An Iraq war veteran was in his room at the Mandalay Bay Resort and Casino in Las Vegas, Nevada, during the October 1 massacre that left 59 people dead and over 500 injured. He has come forward with a shocking revelation about the attack, and this changes everything about what you previously heard.
According to Daily Mail, Chris Bethel, an Iraq war veteran who was in Las Vegas for an IT convention, was in his room at the Mandalay Bay Resort and Casino the night that 64-year-old Stephen Paddock launched the deadliest mass shooting in U.S. history. Bethel’s room was just a couple of floors beneath Paddock’s, according to CBS Dallas-Fort Worth.
During a recent interview with CBS, Bethel made a shocking revelation. Right after the shooting started, he called the police, the hotel across the street, and the Mandalay Bay front desk in a frantic attempt to tell someone exactly where the shooter was located.
Stephen Paddock’s room was not breached until 72 minutes after the first call was made to police. Bethel wants to know why it took over an hour to take Paddock down. Police received their first report of gunfire at the music festival at 10:08 p.m.
According to CBS Dallas-Fort Worth, Paddock’s room was not breached by Las Vegas SWAT officers until 72 minutes later. Bethel is asking why the first responding officers to Paddock’s room were not allowed to engage him.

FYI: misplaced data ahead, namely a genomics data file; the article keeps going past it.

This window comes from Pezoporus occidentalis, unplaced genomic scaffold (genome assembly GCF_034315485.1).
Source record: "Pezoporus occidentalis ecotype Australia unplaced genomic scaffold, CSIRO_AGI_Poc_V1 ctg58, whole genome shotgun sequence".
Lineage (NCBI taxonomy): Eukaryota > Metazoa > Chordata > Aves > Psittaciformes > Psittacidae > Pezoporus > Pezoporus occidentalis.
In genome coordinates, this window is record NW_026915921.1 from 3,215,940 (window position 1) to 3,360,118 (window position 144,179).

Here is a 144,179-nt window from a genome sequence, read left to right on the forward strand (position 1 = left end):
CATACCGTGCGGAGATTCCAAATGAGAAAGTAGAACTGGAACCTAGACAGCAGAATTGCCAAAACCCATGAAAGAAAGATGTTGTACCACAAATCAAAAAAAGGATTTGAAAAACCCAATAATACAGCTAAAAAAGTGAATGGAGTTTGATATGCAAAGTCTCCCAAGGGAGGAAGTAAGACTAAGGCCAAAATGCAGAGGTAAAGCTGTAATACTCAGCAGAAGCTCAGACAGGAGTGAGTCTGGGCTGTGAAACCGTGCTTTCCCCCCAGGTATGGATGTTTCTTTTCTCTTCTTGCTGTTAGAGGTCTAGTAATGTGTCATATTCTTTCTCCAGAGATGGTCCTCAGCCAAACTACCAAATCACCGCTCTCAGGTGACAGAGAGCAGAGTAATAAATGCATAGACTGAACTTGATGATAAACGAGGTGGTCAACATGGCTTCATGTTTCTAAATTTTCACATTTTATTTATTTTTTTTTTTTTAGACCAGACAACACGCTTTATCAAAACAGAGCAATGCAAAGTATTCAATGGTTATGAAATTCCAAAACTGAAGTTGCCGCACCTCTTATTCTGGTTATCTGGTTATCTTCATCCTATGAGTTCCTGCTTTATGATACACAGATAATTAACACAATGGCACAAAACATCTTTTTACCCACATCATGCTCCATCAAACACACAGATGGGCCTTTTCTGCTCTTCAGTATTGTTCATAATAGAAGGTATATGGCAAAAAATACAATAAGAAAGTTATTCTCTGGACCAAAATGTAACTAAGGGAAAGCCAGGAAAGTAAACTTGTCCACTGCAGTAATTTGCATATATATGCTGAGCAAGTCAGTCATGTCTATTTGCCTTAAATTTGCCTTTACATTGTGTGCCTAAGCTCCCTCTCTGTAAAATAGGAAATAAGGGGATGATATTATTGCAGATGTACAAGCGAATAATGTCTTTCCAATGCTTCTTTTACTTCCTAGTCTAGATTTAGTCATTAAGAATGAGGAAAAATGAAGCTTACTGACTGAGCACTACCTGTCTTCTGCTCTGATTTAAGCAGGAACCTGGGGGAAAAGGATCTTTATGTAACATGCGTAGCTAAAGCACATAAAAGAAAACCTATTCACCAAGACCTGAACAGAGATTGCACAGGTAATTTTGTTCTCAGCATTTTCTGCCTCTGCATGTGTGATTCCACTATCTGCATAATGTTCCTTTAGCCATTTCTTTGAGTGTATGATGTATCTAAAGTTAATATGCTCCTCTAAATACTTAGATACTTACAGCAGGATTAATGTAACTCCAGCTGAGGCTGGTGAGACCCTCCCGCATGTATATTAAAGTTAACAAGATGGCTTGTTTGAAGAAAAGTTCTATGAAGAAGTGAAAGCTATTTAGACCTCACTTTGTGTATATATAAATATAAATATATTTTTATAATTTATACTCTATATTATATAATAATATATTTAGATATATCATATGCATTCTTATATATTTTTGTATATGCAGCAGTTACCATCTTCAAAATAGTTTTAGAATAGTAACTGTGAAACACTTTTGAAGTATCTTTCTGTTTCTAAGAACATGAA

The most concerning issue is that there appears to have been an unexplained 24-minute delay, between the time SWAT officers arrived at Paddock’s room and the moment they breached the door to find the suspect had already shot himself in the head at 11:21 p.m. It’s easy for people who were not present during the horrific attack to raise a bunch of “what ifs,” but Bethel was in the same hotel and wants to know why his frantic calls for help were met with delays.
“It felt like it took them too long to get over there, to take him out,” said Bethel. “And it’s actually eating me up inside. I could just hear the gunshots, continuously. Just full automatic,” Bethel told CBS Dallas-Fort Worth. “There was explosions going off. It was like a bomb just went off man. And then there were more gunshots.”
Bethel said he called the front desk at the Mandalay Bay, the hotel across the street, and the police to warn them that the shooter was just a couple of floors above him, but he says no one answered his calls. “Seconds are going by, minutes are going by, the rounds are continuously going,” he said. “Changing weapons, changing calibers, you can hear the difference in the gunshots,” Bethel added.
As Chris Bethel watched out his hotel window, he saw police going to the wrong location below. He said that he was eventually able to get ahold of someone to tell them, “He’s not over there, he’s over here.” The frustration Bethel felt in those moments is unimaginable. As this story unfolds, each answer just brings more questions.